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9. An Indian Kitchen in Kansas

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pp. 68-76

Though issues of theology, even before Swami’s visit, always teased at the edges of my mind, by second grade, I was often in a world of fantasy. I knew what reality was, sure, but I preferred daydreams: pleasant ones about flying a one-girl aircraft I called a hover around the neighborhood. ...

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10. Attic Fans and Flying Typewriters

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pp. 77-81

This is what changed the food I ate for dinner: a boy slid a window up in language arts class and threw out a typewriter. It was during the fourth quarter of my seventh-grade year. The row of six-by-three-foot wood-framed windows that lined the outside walls of our school had iron pulls along the bottom and a latch lock halfway up on the cross trim. ...

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11. Mother Tongue

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pp. 82-91

Bengali, my mother tongue, was something I took right out of the air only to give it away. My parents would speak, mumble, or laugh it out loud, unafraid of my stealth. Of course, my first efforts at speech were feeble, focused on food and comfort. ...

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12. On the Road with Amiya and Rani

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pp. 92-99

In 1974, the year I was twelve, my grandparents came to Kansas. Even before my grandparents’ arrival, my friends realized I had a separate culture at home, but the presence of a sari-clad grandmother and a grandfather with an Indo-British accent made it undeniable, more so when they began appearing around town. ...

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13. All Our Tupperware Is Stained with Turmeric

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pp. 100-104

About three miles from our house, I sighted my horizons with an outstretched thumb and forefinger and squinted at undulating wheat. I had ridden my bike, passing edge-of-town neighborhoods, then clusters of scrubby trees, to reach a gravel road. ...

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14. Strength of a Nation

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pp. 105-113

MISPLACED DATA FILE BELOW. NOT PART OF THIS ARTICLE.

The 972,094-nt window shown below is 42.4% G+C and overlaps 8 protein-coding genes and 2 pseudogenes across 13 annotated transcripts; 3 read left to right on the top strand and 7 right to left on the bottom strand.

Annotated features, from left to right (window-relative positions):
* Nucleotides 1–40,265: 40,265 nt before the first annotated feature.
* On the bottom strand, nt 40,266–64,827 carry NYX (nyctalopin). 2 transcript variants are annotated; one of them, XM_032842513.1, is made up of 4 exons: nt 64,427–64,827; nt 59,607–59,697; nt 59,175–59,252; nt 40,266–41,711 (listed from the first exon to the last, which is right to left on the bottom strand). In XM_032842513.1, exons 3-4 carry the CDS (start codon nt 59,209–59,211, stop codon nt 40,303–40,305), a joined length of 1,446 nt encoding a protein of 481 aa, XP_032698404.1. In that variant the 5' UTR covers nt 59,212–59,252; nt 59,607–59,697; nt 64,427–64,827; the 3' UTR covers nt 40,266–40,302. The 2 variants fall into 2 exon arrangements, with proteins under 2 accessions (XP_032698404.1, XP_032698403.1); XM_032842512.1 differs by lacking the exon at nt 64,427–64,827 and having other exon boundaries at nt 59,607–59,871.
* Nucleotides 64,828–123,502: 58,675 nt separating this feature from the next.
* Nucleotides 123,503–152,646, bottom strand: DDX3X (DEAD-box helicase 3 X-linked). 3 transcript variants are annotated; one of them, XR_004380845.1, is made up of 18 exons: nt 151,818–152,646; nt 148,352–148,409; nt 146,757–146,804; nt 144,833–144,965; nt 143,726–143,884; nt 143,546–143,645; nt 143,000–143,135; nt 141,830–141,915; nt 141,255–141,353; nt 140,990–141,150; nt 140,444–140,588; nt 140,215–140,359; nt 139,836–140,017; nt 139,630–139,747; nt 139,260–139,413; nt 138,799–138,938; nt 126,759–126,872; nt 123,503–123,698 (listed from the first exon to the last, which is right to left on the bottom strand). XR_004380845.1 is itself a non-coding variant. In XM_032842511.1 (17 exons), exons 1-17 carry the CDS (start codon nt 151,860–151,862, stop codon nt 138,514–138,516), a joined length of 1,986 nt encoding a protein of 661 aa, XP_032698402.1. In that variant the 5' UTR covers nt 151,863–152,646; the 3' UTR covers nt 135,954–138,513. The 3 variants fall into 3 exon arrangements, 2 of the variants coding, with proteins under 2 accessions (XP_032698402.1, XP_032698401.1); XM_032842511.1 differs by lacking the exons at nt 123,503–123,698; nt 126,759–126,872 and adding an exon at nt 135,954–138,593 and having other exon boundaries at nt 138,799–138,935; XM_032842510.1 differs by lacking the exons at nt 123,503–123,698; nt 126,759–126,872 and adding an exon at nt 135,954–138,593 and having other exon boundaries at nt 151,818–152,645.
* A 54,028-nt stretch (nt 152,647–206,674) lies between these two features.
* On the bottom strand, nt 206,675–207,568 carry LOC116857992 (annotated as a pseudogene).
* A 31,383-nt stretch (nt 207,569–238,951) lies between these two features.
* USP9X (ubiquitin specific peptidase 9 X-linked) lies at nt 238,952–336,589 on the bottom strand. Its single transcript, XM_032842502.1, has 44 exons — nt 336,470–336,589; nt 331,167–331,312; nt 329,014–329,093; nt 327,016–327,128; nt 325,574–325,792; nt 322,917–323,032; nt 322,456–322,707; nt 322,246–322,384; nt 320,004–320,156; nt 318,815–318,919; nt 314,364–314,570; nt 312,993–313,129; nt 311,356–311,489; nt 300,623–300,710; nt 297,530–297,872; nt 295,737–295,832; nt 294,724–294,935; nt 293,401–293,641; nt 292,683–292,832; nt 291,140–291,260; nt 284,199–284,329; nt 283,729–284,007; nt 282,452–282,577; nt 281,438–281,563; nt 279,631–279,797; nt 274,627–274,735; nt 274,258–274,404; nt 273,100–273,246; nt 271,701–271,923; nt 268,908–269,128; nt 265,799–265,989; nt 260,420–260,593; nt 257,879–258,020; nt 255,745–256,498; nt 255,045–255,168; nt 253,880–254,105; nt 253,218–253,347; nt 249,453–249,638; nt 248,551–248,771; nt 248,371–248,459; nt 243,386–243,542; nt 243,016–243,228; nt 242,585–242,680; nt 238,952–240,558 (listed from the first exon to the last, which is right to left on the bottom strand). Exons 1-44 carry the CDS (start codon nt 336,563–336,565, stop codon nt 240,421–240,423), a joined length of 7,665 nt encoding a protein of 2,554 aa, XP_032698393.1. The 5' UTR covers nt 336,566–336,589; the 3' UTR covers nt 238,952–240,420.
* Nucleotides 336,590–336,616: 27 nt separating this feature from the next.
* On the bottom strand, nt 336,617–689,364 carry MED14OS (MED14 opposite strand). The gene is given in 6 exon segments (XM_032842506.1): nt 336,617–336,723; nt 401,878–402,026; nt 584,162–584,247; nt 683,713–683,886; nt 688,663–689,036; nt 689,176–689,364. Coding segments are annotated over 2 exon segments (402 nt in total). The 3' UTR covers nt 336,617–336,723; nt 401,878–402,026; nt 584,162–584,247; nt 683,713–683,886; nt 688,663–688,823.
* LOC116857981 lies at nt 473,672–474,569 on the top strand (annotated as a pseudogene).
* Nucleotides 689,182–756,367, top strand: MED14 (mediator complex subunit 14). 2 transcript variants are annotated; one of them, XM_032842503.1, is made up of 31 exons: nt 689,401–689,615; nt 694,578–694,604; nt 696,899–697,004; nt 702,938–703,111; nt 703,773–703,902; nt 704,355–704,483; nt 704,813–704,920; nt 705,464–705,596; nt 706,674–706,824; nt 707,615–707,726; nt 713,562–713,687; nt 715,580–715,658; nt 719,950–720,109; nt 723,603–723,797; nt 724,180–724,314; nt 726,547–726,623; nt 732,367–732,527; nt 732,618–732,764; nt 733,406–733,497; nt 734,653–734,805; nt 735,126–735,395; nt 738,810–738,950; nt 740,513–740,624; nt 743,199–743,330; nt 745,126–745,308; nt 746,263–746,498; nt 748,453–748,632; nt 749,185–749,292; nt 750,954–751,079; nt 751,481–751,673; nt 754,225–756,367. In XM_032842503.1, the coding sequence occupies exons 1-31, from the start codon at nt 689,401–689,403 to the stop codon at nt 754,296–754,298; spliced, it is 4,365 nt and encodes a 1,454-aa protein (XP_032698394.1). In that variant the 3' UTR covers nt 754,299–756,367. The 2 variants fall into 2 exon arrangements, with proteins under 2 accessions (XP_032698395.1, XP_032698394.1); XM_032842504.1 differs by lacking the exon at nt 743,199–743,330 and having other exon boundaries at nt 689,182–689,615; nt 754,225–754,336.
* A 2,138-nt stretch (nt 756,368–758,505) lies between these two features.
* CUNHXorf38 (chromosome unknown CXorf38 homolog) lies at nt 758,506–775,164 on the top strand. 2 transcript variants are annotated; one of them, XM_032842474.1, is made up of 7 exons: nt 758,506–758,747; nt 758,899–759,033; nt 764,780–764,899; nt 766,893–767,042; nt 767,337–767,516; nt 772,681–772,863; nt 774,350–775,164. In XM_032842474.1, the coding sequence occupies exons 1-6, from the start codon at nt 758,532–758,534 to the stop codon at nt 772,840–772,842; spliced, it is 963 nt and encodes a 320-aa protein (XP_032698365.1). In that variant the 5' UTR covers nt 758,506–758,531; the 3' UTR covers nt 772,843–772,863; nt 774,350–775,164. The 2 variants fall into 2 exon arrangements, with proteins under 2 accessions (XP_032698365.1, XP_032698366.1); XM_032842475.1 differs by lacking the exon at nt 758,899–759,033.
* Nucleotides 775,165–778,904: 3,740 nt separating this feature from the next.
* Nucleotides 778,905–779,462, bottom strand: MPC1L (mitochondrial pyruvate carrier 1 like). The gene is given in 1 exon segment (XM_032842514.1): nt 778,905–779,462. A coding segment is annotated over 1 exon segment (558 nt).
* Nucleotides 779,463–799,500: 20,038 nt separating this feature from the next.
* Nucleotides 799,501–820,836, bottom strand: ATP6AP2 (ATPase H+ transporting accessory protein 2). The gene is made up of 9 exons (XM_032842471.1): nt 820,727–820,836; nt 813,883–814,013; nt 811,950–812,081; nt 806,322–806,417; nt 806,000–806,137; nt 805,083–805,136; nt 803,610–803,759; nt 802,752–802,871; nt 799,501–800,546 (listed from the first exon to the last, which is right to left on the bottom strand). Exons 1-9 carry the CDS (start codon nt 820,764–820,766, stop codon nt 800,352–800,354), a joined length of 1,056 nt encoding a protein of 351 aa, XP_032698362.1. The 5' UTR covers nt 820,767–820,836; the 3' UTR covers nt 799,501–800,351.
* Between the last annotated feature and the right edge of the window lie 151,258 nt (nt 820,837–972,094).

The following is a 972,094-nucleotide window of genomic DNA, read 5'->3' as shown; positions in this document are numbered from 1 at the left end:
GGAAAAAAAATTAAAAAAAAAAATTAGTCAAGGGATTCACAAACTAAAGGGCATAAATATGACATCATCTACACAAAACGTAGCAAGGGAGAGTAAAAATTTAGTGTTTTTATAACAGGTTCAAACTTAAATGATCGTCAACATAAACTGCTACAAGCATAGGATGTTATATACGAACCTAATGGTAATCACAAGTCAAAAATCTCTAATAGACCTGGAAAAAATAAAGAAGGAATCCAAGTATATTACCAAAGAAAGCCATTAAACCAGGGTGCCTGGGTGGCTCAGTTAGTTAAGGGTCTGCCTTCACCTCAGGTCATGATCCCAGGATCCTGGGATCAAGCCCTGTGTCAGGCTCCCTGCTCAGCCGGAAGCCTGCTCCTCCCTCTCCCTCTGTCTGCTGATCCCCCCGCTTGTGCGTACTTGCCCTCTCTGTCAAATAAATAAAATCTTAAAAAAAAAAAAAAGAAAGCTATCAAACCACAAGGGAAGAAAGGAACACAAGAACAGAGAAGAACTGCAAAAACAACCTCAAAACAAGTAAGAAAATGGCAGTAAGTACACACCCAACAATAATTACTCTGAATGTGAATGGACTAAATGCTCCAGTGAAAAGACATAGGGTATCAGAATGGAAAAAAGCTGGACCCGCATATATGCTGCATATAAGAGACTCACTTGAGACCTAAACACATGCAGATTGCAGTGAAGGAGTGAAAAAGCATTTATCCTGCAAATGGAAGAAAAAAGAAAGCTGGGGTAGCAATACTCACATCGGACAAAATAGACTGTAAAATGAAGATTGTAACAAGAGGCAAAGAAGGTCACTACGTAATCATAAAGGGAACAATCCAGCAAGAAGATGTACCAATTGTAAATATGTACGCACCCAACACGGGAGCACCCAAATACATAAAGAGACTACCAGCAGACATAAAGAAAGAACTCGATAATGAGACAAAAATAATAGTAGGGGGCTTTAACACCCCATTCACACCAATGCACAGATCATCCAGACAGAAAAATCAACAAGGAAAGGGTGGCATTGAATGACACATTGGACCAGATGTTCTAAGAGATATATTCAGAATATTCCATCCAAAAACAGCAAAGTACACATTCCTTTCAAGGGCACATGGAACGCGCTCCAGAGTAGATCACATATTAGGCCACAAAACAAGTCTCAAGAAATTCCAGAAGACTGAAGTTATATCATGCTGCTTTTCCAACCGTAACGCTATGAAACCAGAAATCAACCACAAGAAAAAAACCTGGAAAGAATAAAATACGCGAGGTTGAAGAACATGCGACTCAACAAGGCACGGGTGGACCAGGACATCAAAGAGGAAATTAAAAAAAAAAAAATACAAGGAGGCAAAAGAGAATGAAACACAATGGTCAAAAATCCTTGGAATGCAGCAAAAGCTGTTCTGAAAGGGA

Kansas life was encompassing and my connection to India waned. I liked our food but I had no other calling card. I had aged out of that grace period of youth when all I had to do was eat a sweet and grin at my parents’ Indian friends. Relatives, especially, expected more of me now. ...

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15. Street Foods

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pp. 114-120

Some stories evoke untroubled times, golden days that transport your mind, make you forget everything but the tenderness and exhilaration of those far-flung images. While attending the Bihar College of Engineering in Patna from 1948 to 1952, my father went once in a while for coffee with friends. ...

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16. Six Recipe Cards, a Wing and a Prayer, Circa 1984

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pp. 121-133

As with my grandmother and mother before me, an astonishing network of mothers, aunts, and cousins, epic really in its proportions, reached out to me in Kansas when I was seventeen in 1979. It was because of Indian boys. Other than my brother and a son of a family friend who had lived in Pittsburg and then moved, ...

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17. Bishshwayya

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pp. 134-145

The recipe cards I wrote that day felt like the sum of what I carried forward into my life from a previous distinct ethnicity. Six pieces of cardstock, small enough to fit in my pocket, were distilled from generations of my family. A month later, armed with my RECIDEX and a sun hat, I set off. ...

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18. A (Not So) Funny Thing Happened on the Way to Didu’s House

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pp. 146-152

In 1985, between our two Peace Corps years, and thirteen years after my grandparents ventured to the Midwest, I took a midwestern farm boy to Bihar. My dadu came to the airport to pick us up in the cream-colored Ambassador. ...

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19. Pop Culture India

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pp. 153-164

It was morning in early summer. A recent rain had freshened the air and as I bent over a puddle reflecting sky it was disorienting, like peering into a vast underground, and I jerked back. Nature was enjoying herself. Around me, my Missouri garden unfolded like art. ...

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Acknowledgments

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pp. 165-166

My heartfelt thanks to my family, Terry, Nathan, and Anna Furstenau, and my parents, Sipra and Sachin Mukerjee, who make everything possible. ...

Recipe Index

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pp. 167-168


E-ISBN-13: 9781609382087
E-ISBN-10: 1609382080
Print-ISBN-13: 9781609381851
Print-ISBN-10: 1609381858

Page Count: 188
Illustrations: 6 illustrations
Publication Year: 2013

Edition: paper
Series Editor Byline: John Smith, Will Wordsworth

Research Areas

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Subject Headings

  • Furstenau, Nina Mukerjee, 1962- -- Childhood and youth.
  • Bengali Americans -- Biography.
  • Bengali Americans -- Food.
  • Bengali Americans -- Social life and customs.
  • Cooking, Indic.
  • Food habits -- Kansas.
  • Food habits -- India -- Bengal.
  • Kansas -- Biography.